The EU's new 'Europe 2020' strategy sets five headline targets - broken down into national objectives agreed among the bloc's member states - that EU countries should strive to meet collectively.
Regarding education, the European Commission proposed cutting the early school leavers rate to below 10% from the current 15% and ensuring that at least 40% of youngsters have a degree or diploma.
''The Ministry [for National Resources] takes on the challenges of the EU target,'' an official in the office of Rózsa Hoffmann, state secretary for education, told EurActiv Hungary when asked about the early school leavers' target.
''There is already an improvement in the numbers of early school leavers compared to 2000 (13.9%), but the last 2-3 years have shown stagnation and variation (2009: 11.4%; 2008: 11.7%; 2007: 11.4%),'' the official stated.
However, the national target suggested by the Commission for Hungary regarding early dropouts is 8.4% - which is not realistic, according to the ministry.
''Because of probable future demographic trends, the target of 8.4% – according to the current situation and extrapolated from the trends regarding the national goals – is not realistic,'' Rózsa Hoffmann's team believes.
The state secretary instead supports a national target of 10%. ''Knowing the fact that in the past ten years, with a demographic equilibrium, a 2.5% reduction has been possible, it is reasonable to take on a 10% target,'' a ministry official told EurActiv.hu.
Boosting number of young people with diplomas
The other facet of the education target is increasing the number of young people with a university degree or diploma from less than a third to at least 40%.
The national target proposed by the Commission for Hungary is 33.8%, which would mean a significant increase from the current rate, which stands at just 22.4%.
The Ministry of National Resources believes the target is achievable – as demographic trends predict a positive effect in the coming years.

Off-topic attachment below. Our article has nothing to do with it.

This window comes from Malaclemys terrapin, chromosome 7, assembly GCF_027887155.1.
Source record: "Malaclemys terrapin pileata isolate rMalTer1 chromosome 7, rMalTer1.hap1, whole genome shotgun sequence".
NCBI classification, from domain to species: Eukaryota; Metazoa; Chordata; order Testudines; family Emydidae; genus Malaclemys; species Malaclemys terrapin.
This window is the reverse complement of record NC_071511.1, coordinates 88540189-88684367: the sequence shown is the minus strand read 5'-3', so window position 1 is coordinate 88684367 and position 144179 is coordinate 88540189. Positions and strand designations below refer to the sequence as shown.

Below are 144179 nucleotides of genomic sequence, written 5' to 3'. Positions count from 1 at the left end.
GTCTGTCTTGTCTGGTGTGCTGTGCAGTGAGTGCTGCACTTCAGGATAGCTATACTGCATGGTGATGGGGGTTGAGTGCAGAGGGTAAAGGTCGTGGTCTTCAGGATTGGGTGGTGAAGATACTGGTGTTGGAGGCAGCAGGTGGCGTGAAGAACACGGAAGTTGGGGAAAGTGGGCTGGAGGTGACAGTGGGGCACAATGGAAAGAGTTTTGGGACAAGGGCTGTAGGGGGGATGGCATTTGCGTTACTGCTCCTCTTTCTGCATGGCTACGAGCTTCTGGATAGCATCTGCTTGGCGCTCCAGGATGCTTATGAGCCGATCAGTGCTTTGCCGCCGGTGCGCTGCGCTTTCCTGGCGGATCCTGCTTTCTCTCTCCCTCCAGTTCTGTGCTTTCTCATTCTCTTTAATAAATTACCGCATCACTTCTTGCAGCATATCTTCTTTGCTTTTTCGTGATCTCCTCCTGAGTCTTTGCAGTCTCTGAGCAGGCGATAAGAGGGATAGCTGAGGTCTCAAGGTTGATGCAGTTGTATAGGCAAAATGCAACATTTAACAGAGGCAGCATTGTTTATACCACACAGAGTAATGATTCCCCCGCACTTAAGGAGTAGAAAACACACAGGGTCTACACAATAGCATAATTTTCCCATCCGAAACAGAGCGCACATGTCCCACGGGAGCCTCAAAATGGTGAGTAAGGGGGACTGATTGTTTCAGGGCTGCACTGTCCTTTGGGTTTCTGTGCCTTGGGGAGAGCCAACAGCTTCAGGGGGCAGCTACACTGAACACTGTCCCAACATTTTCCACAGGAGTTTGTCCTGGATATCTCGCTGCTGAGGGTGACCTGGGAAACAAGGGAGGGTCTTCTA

''Today, 69% of young people (between 20 and 24) enter higher education. In 2020, this age group will be 30-34 years old and approximately 34% will have a university degree. This means that to achieve the target, we do not need to increase the number of people entering higher education but reduce by 6% the 35% who drop out from university,'' the ministry official said.
The ministry therefore plans to review the language exam system, as in many cases in Hungary, an exam is a condition of receiving a diploma. There is also a need to reconsider the lessons learned from the Bologna Process, EurActiv.hu can reveal.
The ministry supports a differentiated approach. ''The target is not to enhance the absolute number of diplomas, but to increase the number of those university graduates who can be useful on the job market,'' the ministry stated.
'Youth on the Move'
'Youth on the Move', which will be launched on 15 September, is one of seven so-called 'flagship initiatives' in Europe 2020.
It aims to improve the performance and international attractiveness of higher education institutions in the EU and raise the quality of all levels of education and training, combining excellence and fairness.
'Youth on the Move' will seek to enhance EU educational programmes like Erasmus, Tempus and Leonardo Da Vinci, promote entrepreneurship through mobility programmes and launch new youth employment policies to encourage young people to take up apprenticeships and traineeships.
It will kick off with two experimental campaigns – one in Hungary and one in France. The key goal is to raise awareness among 16-30 year olds of the advantages that mobility can bring to their lives.
The Hungarian event will take place on 8-9 October in Millenáris Park in the capital, Budapest. It will be accompanied by cultural programmes, concerts, project exhibitions, experience-sharing and professional forums.
Hungary lagging behind on student mobility
According to Károly Manherz, Hungary's former secretary of education, it is just as well that Hungary is one of the first to launch 'Youth on the Move' – because the country is lagging behind most EU member states when it comes to student mobility.
Countries participating in the Bologna Process have set the target of raising student mobility to 20% by 2020, but Hungary is currently at 4% and can only realistically reach 8%.
Teachers' language skills also leave a lot to be desired, so luring foreign students to Hungary is a problem too. 11.2% of students studying in the UK are from another country, while in Hungary, the share is just 3.3%. Spain and Italy lag even further behind, with 2.9% and 1.9% respectively.
Based on current trends, the number of foreign students in Hungary by 2020 could reach 30,000, yet with an efficient strategy even 60,000 is realistic, according to education experts.
Katalin Kurucz, head of the higher education and R&D department at the Tempus Public Foundation, says mobility tendencies can be enhanced through finance. ''In the Czech Republic, the state complements European Union assistance through the Erasmus programme with the same amount from its own resources.''